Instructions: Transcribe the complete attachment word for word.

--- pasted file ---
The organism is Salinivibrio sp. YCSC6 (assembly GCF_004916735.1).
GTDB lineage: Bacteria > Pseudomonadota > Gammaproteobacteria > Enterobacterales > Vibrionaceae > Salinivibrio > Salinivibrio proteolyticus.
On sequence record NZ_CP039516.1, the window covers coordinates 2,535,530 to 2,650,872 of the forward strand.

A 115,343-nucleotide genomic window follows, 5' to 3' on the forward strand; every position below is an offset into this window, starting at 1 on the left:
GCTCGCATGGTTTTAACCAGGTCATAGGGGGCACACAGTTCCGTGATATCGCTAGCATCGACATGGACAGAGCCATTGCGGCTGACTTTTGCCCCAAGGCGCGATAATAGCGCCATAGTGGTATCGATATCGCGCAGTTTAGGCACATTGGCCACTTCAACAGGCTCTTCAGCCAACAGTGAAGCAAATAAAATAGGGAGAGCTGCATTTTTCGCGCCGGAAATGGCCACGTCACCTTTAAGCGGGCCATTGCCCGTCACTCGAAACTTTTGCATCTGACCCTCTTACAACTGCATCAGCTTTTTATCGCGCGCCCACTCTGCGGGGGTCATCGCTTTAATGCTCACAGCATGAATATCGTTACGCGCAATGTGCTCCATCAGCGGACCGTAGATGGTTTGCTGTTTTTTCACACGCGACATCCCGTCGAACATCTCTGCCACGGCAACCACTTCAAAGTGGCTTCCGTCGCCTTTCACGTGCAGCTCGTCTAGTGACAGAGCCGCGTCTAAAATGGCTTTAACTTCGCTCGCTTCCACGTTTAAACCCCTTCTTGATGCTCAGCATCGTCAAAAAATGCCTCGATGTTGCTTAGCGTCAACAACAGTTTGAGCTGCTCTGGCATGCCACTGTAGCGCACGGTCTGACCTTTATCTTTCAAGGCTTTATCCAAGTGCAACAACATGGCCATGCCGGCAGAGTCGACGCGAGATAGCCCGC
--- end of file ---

The organism is Salinivibrio sp. YCSC6 (assembly GCF_004916735.1).
GTDB lineage: Bacteria > Pseudomonadota > Gammaproteobacteria > Enterobacterales > Vibrionaceae > Salinivibrio > Salinivibrio proteolyticus.
On sequence record NZ_CP039516.1, the window covers coordinates 2,535,530 to 2,650,872 of the forward strand.

A 115,343-nucleotide genomic window follows, 5' to 3' on the forward strand; every position below is an offset into this window, starting at 1 on the left:
GCTCGCATGGTTTTAACCAGGTCATAGGGGGCACACAGTTCCGTGATATCGCTAGCATCGACATGGACAGAGCCATTGCGGCTGACTTTTGCCCCAAGGCGCGATAATAGCGCCATAGTGGTATCGATATCGCGCAGTTTAGGCACATTGGCCACTTCAACAGGCTCTTCAGCCAACAGTGAAGCAAATAAAATAGGGAGAGCTGCATTTTTCGCGCCGGAAATGGCCACGTCACCTTTAAGCGGGCCATTGCCCGTCACTCGAAACTTTTGCATCTGACCCTCTTACAACTGCATCAGCTTTTTATCGCGCGCCCACTCTGCGGGGGTCATCGCTTTAATGCTCACAGCATGAATATCGTTACGCGCAATGTGCTCCATCAGCGGACCGTAGATGGTTTGCTGTTTTTTCACACGCGACATCCCGTCGAACATCTCTGCCACGGCAACCACTTCAAAGTGGCTTCCGTCGCCTTTCACGTGCAGCTCGTCTAGTGACAGAGCCGCGTCTAAAATGGCTTTAACTTCGCTCGCTTCCACGTTTAAACCCCTTCTTGATGCTCAGCATCGTCAAAAAATGCCTCGATGTTGCTTAGCGTCAACAACAGTTTGAGCTGCTCTGGCATGCCACTGTAGCGCACGGTCTGACCTTTATCTTTCAAGGCTTTATCCAAGTGCAACAACATGGCCATGCCGGCAGAGTCGACGCGAGATAGCCCGC